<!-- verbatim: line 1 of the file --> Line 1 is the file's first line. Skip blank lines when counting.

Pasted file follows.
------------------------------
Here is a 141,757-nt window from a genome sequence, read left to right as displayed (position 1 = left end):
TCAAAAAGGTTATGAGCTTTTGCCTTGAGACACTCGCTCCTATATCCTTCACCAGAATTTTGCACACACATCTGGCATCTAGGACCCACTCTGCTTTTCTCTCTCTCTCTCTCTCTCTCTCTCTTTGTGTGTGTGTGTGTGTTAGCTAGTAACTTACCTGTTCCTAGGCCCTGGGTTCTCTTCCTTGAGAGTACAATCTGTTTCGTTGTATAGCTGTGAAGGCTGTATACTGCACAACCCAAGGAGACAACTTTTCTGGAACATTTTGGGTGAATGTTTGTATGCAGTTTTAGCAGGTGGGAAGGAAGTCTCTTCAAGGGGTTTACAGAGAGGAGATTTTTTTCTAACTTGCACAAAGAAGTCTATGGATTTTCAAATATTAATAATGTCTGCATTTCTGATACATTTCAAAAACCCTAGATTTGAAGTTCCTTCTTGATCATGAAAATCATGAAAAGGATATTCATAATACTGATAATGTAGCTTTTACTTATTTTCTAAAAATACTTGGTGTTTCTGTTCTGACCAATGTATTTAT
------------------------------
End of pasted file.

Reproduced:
Here is a 141,757-nt window from a genome sequence, read left to right as displayed (position 1 = left end):